One Massachusetts Congressional District Becomes More Republican, The Rest More Democratic

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The official ratings are in, and it turns out that the U.S. Congressional districts in Massachusetts lean more towards Democrats than previously thought.

The Cook Political Report released its Partisan Voting Index rankings for each of the 435 Congressional districts in the United States earlier this month — and many of the nine districts in Massachusetts skewed more to Democrats than it did in the 2017 rankings. The figures indicate how many more points the district votes Democratic or Republican compared to the country as a whole. Only one of them turned more GOP than in the 2017 rankings.

The results are based on the results of the previous two presidential elections. This means that it’s possible that because the 2017 rankings included both 2012 and 2016, they made Massachusetts seem more Republican voting than the state actually was because the 2012 GOP presidential nominee was the state’s former governor Mitt Romney. Typically, candidates perform better in their home states than they might otherwise. Romney, for example, got 37.5 percent of the vote in the presidential election in Massachusetts in 2012 compared to Donald Trump getting 32.8 percent in 2016 and 32.1 percent in 2020.

The current Congressional districts are likely to change before the 2022 general election. A legislative committee of the Massachusetts Legislature has begun hearings on redrawing the districts based on data from the once-every-10-years U.S. Census.

Here is a breakdown on how each of the nine current districts fared in this year’s results compared to those from 2017.


First Congressional District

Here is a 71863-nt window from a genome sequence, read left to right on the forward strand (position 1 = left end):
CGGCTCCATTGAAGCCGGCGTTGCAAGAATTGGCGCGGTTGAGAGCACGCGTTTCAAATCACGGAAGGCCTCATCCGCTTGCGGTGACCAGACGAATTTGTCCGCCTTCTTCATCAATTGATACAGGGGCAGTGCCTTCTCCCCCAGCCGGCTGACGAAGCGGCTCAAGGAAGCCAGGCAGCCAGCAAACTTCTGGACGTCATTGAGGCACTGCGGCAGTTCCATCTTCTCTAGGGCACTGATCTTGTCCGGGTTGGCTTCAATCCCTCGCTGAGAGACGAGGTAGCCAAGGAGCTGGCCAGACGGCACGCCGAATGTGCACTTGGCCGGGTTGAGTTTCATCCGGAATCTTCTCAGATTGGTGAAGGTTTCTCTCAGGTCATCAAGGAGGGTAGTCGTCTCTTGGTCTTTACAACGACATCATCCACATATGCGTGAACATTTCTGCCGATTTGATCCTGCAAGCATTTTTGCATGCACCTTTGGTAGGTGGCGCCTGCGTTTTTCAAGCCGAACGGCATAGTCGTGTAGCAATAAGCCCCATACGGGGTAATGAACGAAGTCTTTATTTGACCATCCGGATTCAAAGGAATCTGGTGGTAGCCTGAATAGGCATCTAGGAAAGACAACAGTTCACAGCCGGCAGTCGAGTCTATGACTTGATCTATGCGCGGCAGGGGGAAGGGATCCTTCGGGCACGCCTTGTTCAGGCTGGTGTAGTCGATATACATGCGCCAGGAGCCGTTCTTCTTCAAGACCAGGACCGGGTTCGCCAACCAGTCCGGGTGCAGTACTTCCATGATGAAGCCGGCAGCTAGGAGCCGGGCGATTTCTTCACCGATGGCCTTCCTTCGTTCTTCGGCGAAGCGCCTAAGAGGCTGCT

(Western Massachusetts)

The district represented by U.S. Representative Richard Neal (D-Springfield) took a slight move to the right. It went from being a D+12 district to being a D+10 district.


Second Congressional District

(Central Massachusetts)

The district represented by U.S. Representative Jim McGovern (D-Worcester) took a slight move to the left. It went from being a D+9 to a D+10.


Third Congressional District

(Merrimack Valley)

The district that Rep. Lori Trahan (D-Westford) represents shifted three points over to the Democrats. It went from being a D+9 to a D+12.


Fourth Congressional District

(From Immediately West of Boston to Much of the Rhode Island Border)

Add four more Democratic points to U.S. Representative Jake Auchincloss’s (D-Newton) district. It was a D+9 in 2017, but is now a D+13.


Fifth Congressional District

(Northwest and West of Boston)

This district took a five-point turn in the Democratic Party’s favor. Represented by U.S. Representative Katherine Clark (D-Melrose), it went from a D+18 to a D+23 district.


Sixth Congressional District

(Northeastern Massachusetts)

This is no longer a D+6 district, as it was in 2017. Instead, U.S. Representative Seth Moulton (D-Salem) now represents a D+10 district — a four-point shift in favor of the Democratic Party.


Seventh Congressional District

(Boston and Communities Immediately North and South of Boston)

The majority-minority district which U.S. Representative Ayanna Pressley (D-Dorchester) presides over is still deeply Democratic — but now it’s a little deeper.

It went from being a D+34 to a D+35.


Eighth Congressional District

(Boston and South Shore Near Boston)

U.S. Representative Stephen Lynch (D-South Boston) represents a district that shifted four points to the Democratic side over the last four years. It went from a D+10 to a D+14.


Ninth Congressional District

(Much of the South Shore, South Coast, Cape Cod and the Islands)

The most Republican-leaning district in the state also took a hit, from the GOP’s point of view.

The district that U.S. Representative Bill Keating (D-Bourne) represents went from a D+4 to a D+6. That’s a two-point swing in favor of the Democrats.


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